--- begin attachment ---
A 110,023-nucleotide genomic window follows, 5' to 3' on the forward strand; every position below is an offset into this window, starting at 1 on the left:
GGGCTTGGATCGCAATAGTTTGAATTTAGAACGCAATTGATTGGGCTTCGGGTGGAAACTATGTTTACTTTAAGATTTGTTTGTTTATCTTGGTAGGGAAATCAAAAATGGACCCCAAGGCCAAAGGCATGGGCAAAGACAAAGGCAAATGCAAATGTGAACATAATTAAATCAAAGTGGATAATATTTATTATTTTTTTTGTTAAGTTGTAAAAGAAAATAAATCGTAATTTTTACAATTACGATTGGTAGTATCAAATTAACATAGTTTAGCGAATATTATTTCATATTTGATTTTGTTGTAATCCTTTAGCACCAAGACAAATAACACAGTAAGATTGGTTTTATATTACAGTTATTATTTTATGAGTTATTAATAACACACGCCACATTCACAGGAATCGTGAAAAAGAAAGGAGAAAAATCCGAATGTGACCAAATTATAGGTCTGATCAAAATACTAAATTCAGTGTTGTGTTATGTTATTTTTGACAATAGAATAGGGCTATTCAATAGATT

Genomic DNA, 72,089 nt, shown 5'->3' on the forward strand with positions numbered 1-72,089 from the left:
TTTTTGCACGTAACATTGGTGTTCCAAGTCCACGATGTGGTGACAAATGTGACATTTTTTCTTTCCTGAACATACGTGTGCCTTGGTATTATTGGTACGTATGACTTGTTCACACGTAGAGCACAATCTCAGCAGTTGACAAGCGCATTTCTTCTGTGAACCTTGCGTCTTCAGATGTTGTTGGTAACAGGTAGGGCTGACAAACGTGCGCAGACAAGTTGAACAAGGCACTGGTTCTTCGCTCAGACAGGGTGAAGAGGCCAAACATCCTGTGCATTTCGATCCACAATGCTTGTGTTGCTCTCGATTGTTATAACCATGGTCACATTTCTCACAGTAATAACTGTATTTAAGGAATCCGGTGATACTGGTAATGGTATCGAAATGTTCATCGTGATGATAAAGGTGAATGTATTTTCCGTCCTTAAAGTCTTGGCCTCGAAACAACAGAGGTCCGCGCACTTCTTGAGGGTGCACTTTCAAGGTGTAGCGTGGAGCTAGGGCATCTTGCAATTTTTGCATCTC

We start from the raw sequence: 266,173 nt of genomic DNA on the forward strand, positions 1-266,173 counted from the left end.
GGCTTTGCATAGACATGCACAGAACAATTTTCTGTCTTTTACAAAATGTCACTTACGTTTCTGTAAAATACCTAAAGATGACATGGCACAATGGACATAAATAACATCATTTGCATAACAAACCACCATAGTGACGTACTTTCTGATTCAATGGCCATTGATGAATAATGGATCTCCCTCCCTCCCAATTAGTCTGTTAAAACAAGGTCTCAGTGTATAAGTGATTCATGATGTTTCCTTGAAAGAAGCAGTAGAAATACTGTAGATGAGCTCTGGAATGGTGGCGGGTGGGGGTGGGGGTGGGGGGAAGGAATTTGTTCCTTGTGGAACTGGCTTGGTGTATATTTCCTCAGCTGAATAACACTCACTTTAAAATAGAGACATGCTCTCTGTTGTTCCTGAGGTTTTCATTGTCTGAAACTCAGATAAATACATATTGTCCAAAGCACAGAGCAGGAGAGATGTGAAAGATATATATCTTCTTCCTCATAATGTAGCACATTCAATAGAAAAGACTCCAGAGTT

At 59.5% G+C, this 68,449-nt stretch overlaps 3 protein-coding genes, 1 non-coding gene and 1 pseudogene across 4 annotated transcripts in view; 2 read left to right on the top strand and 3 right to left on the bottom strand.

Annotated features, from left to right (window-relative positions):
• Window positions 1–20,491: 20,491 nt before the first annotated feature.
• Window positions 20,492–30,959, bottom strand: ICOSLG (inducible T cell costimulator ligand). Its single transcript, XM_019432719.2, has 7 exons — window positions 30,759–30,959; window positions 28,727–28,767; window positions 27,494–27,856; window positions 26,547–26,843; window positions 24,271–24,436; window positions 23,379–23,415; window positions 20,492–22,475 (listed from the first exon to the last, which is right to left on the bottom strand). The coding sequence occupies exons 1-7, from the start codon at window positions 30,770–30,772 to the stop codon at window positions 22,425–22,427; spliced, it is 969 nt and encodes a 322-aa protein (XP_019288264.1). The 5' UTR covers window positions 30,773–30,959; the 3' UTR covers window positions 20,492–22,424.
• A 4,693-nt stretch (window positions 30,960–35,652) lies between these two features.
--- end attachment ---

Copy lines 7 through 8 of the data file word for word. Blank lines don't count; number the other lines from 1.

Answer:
At 59.5% G+C, this 68,449-nt stretch overlaps 3 protein-coding genes, 1 non-coding gene and 1 pseudogene across 4 annotated transcripts in view; 2 read left to right on the top strand and 3 right to left on the bottom strand.

Annotated features, from left to right (window-relative positions):